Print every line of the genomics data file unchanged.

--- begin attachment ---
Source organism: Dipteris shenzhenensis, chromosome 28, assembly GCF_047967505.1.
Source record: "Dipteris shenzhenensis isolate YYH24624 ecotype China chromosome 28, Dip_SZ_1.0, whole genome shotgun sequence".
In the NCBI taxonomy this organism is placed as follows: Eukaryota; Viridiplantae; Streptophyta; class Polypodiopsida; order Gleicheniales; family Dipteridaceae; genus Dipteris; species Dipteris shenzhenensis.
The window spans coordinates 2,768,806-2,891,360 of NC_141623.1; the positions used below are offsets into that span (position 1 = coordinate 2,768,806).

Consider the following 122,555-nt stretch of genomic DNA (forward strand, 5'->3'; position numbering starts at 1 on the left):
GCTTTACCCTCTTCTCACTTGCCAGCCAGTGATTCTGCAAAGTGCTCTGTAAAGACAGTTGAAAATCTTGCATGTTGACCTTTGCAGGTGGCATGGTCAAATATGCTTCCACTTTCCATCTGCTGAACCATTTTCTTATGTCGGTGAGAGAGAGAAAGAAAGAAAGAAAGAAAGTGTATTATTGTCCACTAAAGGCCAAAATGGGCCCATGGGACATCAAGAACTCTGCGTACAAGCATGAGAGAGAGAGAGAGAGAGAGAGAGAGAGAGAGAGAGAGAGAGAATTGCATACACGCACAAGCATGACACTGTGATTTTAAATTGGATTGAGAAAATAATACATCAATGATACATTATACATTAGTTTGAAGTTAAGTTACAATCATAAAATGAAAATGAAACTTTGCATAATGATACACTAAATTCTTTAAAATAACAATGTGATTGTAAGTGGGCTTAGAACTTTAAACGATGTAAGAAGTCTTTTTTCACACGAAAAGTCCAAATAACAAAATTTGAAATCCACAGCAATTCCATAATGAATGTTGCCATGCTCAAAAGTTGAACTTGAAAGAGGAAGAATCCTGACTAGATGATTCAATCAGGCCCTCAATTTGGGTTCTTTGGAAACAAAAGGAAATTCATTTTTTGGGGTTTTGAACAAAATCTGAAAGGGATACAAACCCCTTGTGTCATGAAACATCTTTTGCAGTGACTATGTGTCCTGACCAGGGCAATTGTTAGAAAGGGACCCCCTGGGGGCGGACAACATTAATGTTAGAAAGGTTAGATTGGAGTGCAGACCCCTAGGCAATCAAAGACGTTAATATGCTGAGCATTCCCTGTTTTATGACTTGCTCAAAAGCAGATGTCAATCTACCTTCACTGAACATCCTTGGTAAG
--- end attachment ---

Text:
Source organism: Dipteris shenzhenensis, chromosome 28, assembly GCF_047967505.1.
Source record: "Dipteris shenzhenensis isolate YYH24624 ecotype China chromosome 28, Dip_SZ_1.0, whole genome shotgun sequence".
In the NCBI taxonomy this organism is placed as follows: Eukaryota; Viridiplantae; Streptophyta; class Polypodiopsida; order Gleicheniales; family Dipteridaceae; genus Dipteris; species Dipteris shenzhenensis.
The window spans coordinates 2,768,806-2,891,360 of NC_141623.1; the positions used below are offsets into that span (position 1 = coordinate 2,768,806).

Consider the following 122,555-nt stretch of genomic DNA (forward strand, 5'->3'; position numbering starts at 1 on the left):
GCTTTACCCTCTTCTCACTTGCCAGCCAGTGATTCTGCAAAGTGCTCTGTAAAGACAGTTGAAAATCTTGCATGTTGACCTTTGCAGGTGGCATGGTCAAATATGCTTCCACTTTCCATCTGCTGAACCATTTTCTTATGTCGGTGAGAGAGAGAAAGAAAGAAAGAAAGAAAGTGTATTATTGTCCACTAAAGGCCAAAATGGGCCCATGGGACATCAAGAACTCTGCGTACAAGCATGAGAGAGAGAGAGAGAGAGAGAGAGAGAGAGAGAGAGAGAGAGAATTGCATACACGCACAAGCATGACACTGTGATTTTAAATTGGATTGAGAAAATAATACATCAATGATACATTATACATTAGTTTGAAGTTAAGTTACAATCATAAAATGAAAATGAAACTTTGCATAATGATACACTAAATTCTTTAAAATAACAATGTGATTGTAAGTGGGCTTAGAACTTTAAACGATGTAAGAAGTCTTTTTTCACACGAAAAGTCCAAATAACAAAATTTGAAATCCACAGCAATTCCATAATGAATGTTGCCATGCTCAAAAGTTGAACTTGAAAGAGGAAGAATCCTGACTAGATGATTCAATCAGGCCCTCAATTTGGGTTCTTTGGAAACAAAAGGAAATTCATTTTTTGGGGTTTTGAACAAAATCTGAAAGGGATACAAACCCCTTGTGTCATGAAACATCTTTTGCAGTGACTATGTGTCCTGACCAGGGCAATTGTTAGAAAGGGACCCCCTGGGGGCGGACAACATTAATGTTAGAAAGGTTAGATTGGAGTGCAGACCCCTAGGCAATCAAAGACGTTAATATGCTGAGCATTCCCTGTTTTATGACTTGCTCAAAAGCAGATGTCAATCTACCTTCACTGAACATCCTTGGTAAG